Aliya Veterans: Practical work first, big dreams second

The story of Yuri Dadobaev, who made aliya from Tajikistan in 1993 and now resides in Kfar Saba.

Yuri Dadobaev (photo credit: GLORIA DEUTSCH)
Yuri Dadobaev
(photo credit: GLORIA DEUTSCH)
Yuri Dadobaev dreamed of becoming a doctor when he was a boy. Growing up in the town of Leninabad (today called Sughd) in Tajikistan where he was born, he saw how the other members of the Jewish community gave special respect to the Jewish doctors, as well as to teachers and other professionals. Today he makes his living as a cobbler, working out of a small, narrow shopfront not far from Kfar Saba’s main thoroughfare.
“I had many dreams when I was younger,” he reveals. But he is happy in Israel with his wife, Leah – originally Larissa – and their five children, who all live here. They married when he was 20 and she was 17 – marrying young was not unusual in their community.
“I met the girl of my dreams – why wait?” he asks.
They have come a long way from the Eastern republic of the former Soviet Union, where his family originated and have lived for generations. Dadobaev was born in 1972 to a Russian- speaking, traditional Jewish family, and was greatly influenced by his two grandfathers – one a cobbler and the other an observant Jew who taught him Torah and encouraged him to move to Israel.
Unable to get into university to study medicine – possibly because of a Jewish quota, though he is not sure – he settled for engineering instead. The family left for Israel in the middle of his studies, so he never completed his degree. The religious grandfather, who worked as a spinner in the silk trade, was a righteous man who helped other Jews in trouble, and taught Dadobaev about his religious heritage. He was the one who encouraged the family to make aliya, but it was the non-religious grandfather who had a practical influence on his life.
Dadobaev used to go to his shoe-mending shop and help him, at the same time learning the craft. His grandfather encouraged him to study, but said it wouldn’t do any harm to have a trade at his fingertips – and as it turned out, he was right.
In 1993, Yuri and Leah boarded an El Al flight to Israel in Tashkent. On the journey – a happy one filled with song from the travelers, who felt they were going home – Leah told him she was pregnant with their first child. Their son, today 22, was the first of their four Sabras. The grandfather who taught him his trade also made it to Israel, and worked until six months ago, retiring at 85.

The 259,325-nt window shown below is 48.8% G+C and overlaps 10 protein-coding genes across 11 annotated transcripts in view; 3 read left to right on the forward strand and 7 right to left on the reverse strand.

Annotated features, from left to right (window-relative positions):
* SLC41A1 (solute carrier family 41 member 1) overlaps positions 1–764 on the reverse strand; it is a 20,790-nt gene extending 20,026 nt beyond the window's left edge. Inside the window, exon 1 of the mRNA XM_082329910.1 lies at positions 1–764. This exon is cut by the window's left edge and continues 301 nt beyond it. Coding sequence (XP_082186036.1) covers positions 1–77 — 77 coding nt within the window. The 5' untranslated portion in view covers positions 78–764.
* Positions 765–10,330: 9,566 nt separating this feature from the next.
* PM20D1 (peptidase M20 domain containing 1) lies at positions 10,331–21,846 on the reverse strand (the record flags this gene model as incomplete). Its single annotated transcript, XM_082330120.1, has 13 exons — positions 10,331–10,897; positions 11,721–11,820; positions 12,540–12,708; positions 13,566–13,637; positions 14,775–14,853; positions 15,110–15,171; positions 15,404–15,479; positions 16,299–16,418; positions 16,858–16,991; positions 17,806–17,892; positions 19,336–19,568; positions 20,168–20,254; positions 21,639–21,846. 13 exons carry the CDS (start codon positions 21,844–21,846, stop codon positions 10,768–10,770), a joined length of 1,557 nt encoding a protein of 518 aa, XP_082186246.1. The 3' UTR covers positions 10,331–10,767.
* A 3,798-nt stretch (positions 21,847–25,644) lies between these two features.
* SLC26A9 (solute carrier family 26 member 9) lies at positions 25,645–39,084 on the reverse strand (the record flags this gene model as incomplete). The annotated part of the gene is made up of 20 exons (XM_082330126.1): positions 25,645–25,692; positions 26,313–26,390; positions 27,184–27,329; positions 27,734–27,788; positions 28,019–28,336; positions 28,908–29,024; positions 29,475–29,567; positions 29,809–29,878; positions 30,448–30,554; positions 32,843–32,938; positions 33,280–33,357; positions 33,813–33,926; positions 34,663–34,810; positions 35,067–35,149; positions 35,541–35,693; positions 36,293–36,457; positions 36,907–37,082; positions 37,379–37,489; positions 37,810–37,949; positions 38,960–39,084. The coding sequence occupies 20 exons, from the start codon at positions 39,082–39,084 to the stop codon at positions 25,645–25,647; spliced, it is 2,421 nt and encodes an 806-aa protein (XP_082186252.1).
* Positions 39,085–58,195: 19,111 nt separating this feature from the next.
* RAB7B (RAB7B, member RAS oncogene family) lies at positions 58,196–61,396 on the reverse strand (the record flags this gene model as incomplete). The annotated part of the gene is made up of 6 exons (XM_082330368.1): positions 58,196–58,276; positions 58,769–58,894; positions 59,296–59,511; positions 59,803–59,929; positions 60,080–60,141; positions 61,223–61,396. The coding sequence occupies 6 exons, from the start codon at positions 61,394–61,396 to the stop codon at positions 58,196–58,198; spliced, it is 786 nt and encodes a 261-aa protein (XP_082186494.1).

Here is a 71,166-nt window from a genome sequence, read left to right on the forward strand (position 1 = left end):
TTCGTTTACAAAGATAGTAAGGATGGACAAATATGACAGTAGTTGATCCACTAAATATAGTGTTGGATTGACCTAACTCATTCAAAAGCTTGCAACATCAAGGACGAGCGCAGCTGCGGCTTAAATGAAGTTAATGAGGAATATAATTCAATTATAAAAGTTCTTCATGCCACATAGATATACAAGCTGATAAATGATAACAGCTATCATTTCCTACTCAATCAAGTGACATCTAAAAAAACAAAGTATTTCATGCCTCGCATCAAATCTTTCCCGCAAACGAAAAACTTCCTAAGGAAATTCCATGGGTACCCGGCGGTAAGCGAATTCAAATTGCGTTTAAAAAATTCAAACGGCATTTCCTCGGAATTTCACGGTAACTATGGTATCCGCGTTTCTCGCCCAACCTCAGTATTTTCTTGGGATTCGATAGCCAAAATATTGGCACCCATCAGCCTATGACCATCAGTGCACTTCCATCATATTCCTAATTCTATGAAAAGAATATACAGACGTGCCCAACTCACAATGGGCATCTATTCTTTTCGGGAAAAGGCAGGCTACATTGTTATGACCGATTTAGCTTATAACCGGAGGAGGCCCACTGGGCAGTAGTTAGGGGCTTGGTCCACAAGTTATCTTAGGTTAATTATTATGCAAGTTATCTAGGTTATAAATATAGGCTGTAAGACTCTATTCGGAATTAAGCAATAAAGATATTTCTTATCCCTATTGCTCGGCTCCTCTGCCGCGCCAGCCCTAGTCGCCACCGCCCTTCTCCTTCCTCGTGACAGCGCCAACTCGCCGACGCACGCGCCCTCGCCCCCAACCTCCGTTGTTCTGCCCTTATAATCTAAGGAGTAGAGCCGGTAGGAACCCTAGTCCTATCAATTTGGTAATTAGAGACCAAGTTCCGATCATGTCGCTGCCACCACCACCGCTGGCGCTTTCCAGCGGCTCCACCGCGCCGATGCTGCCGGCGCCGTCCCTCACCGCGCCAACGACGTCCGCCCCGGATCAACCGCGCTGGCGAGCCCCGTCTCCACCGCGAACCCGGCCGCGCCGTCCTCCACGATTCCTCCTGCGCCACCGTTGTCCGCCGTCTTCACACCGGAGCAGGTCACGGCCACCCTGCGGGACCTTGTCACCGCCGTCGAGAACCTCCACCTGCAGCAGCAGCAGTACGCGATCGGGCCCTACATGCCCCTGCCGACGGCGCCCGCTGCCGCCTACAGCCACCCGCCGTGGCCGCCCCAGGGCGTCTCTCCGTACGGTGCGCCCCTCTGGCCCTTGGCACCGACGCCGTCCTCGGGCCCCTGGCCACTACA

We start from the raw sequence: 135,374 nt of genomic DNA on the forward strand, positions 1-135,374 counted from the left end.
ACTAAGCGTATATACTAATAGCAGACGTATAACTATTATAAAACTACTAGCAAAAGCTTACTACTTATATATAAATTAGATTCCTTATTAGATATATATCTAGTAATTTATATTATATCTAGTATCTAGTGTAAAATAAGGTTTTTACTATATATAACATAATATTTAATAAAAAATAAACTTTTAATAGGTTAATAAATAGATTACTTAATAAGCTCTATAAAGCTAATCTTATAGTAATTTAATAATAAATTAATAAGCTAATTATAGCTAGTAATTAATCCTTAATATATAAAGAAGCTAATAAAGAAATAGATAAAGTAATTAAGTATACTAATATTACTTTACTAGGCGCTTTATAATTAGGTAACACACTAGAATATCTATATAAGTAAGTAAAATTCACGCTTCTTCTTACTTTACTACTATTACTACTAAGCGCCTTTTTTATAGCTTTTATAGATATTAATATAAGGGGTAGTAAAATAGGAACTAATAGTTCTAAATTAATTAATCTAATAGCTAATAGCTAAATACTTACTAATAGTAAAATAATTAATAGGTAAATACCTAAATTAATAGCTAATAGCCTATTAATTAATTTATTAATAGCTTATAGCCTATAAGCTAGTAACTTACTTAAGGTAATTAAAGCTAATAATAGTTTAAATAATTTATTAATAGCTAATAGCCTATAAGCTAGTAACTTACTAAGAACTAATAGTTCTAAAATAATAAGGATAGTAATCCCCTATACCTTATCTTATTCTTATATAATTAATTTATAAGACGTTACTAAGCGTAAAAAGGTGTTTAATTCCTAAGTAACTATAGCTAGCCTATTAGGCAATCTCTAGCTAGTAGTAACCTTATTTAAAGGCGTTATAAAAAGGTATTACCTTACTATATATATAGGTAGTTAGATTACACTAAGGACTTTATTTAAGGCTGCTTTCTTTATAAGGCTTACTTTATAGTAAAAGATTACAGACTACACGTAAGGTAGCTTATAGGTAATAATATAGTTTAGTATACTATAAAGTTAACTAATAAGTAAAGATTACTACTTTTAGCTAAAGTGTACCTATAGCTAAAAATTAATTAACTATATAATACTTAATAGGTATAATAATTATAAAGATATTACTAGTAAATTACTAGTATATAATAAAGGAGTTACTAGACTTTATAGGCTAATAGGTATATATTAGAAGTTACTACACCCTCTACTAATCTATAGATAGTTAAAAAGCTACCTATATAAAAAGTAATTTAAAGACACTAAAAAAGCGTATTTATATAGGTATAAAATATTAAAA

Their first stop in Israel was in Kiryat Motzkin, where some relatives were already living. Leah went to ulpan to learn the language, but Yuri was restless and felt he had to provide for his family, not sit and study.
“I went straight out to look for work, and after 24 hours in the country I already had a job,” he recounts.
He tried many different jobs, most involving hard manual labor. “I have worked as a porter in a bottle factory, a dyer in a textile factory, a guard at a school and kindergarten, and once, briefly, in a garage; I used to mend the huge wheels of trucks until my back gave out.”
Eventually he landed a more sedentary job in the Bagir clothing factory in Kiryat Gat, thanks to his ability to sew – a legacy from his training as a cobbler.
The growing family then moved to the outskirts of Ramat Hasharon, where Leah – who once dreamed of being a concert pianist – set about learning to be a hairdresser, and Yuri perfected his knowledge of cobbling.
Once he felt he was qualified, he looked around for an established cobbling business that he could buy, eventually finding the small place in Kfar Saba and setting up shop there in 2009.
He is well-known in the town, and works very hard. The small shop, sandwiched between a greengrocer and an ice-cream parlor, is always busy with a steady stream of customers and Yuri is often to be seen late into the night, mending soles, adding heel tips, stitching leather bags and belts, and repairing anything that might be in need of his skills.
The little shop is colorful, with all the accoutrements of a shoe-mender on display and for sale – laces in every color of the rainbow, shoe polish of every shade and make. The tools of his trade – lasts and hammers and drills – fill up the small space.
He still hopes that one day he will be able to study something. “In 2009 I did a course at Tel Aviv University in medical foot and orthopedic care and got a certificate, but it was very hard to do that and make a living at the same time.”
Dadobaev senses something better is around the corner, and knows he is still young enough to qualify in something.
“I still have my dreams of something bigger and better.”